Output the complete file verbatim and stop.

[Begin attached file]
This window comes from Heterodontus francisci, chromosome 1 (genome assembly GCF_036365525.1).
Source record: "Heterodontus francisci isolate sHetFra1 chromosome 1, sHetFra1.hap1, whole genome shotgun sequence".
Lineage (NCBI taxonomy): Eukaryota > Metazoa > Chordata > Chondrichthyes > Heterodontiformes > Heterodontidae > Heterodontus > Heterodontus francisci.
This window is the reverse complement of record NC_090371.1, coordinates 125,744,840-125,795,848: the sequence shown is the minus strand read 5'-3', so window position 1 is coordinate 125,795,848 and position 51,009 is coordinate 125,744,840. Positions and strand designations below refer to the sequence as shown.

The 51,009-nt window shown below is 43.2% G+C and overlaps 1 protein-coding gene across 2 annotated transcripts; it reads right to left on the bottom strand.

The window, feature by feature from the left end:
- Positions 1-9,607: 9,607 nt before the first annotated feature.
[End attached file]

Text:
This window comes from Heterodontus francisci, chromosome 1 (genome assembly GCF_036365525.1).
Source record: "Heterodontus francisci isolate sHetFra1 chromosome 1, sHetFra1.hap1, whole genome shotgun sequence".
Lineage (NCBI taxonomy): Eukaryota > Metazoa > Chordata > Chondrichthyes > Heterodontiformes > Heterodontidae > Heterodontus > Heterodontus francisci.
This window is the reverse complement of record NC_090371.1, coordinates 125,744,840-125,795,848: the sequence shown is the minus strand read 5'-3', so window position 1 is coordinate 125,795,848 and position 51,009 is coordinate 125,744,840. Positions and strand designations below refer to the sequence as shown.

The 51,009-nt window shown below is 43.2% G+C and overlaps 1 protein-coding gene across 2 annotated transcripts; it reads right to left on the bottom strand.

The window, feature by feature from the left end:
- Positions 1-9,607: 9,607 nt before the first annotated feature.